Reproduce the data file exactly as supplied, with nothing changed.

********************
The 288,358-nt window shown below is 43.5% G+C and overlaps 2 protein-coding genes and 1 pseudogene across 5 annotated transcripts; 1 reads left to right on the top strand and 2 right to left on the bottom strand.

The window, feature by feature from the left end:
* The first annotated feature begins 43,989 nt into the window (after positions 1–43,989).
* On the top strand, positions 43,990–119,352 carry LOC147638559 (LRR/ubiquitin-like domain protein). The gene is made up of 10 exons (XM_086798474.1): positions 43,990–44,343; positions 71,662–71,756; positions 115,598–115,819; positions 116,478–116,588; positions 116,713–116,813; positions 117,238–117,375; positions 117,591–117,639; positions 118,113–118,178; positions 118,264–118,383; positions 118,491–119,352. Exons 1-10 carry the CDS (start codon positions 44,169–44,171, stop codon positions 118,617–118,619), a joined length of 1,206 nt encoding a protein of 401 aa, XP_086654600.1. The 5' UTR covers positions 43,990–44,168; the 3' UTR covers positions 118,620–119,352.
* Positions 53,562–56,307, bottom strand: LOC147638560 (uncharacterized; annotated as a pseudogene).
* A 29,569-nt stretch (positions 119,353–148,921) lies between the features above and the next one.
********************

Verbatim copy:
The 288,358-nt window shown below is 43.5% G+C and overlaps 2 protein-coding genes and 1 pseudogene across 5 annotated transcripts; 1 reads left to right on the top strand and 2 right to left on the bottom strand.

The window, feature by feature from the left end:
* The first annotated feature begins 43,989 nt into the window (after positions 1–43,989).
* On the top strand, positions 43,990–119,352 carry LOC147638559 (LRR/ubiquitin-like domain protein). The gene is made up of 10 exons (XM_086798474.1): positions 43,990–44,343; positions 71,662–71,756; positions 115,598–115,819; positions 116,478–116,588; positions 116,713–116,813; positions 117,238–117,375; positions 117,591–117,639; positions 118,113–118,178; positions 118,264–118,383; positions 118,491–119,352. Exons 1-10 carry the CDS (start codon positions 44,169–44,171, stop codon positions 118,617–118,619), a joined length of 1,206 nt encoding a protein of 401 aa, XP_086654600.1. The 5' UTR covers positions 43,990–44,168; the 3' UTR covers positions 118,620–119,352.
* Positions 53,562–56,307, bottom strand: LOC147638560 (uncharacterized; annotated as a pseudogene).
* A 29,569-nt stretch (positions 119,353–148,921) lies between the features above and the next one.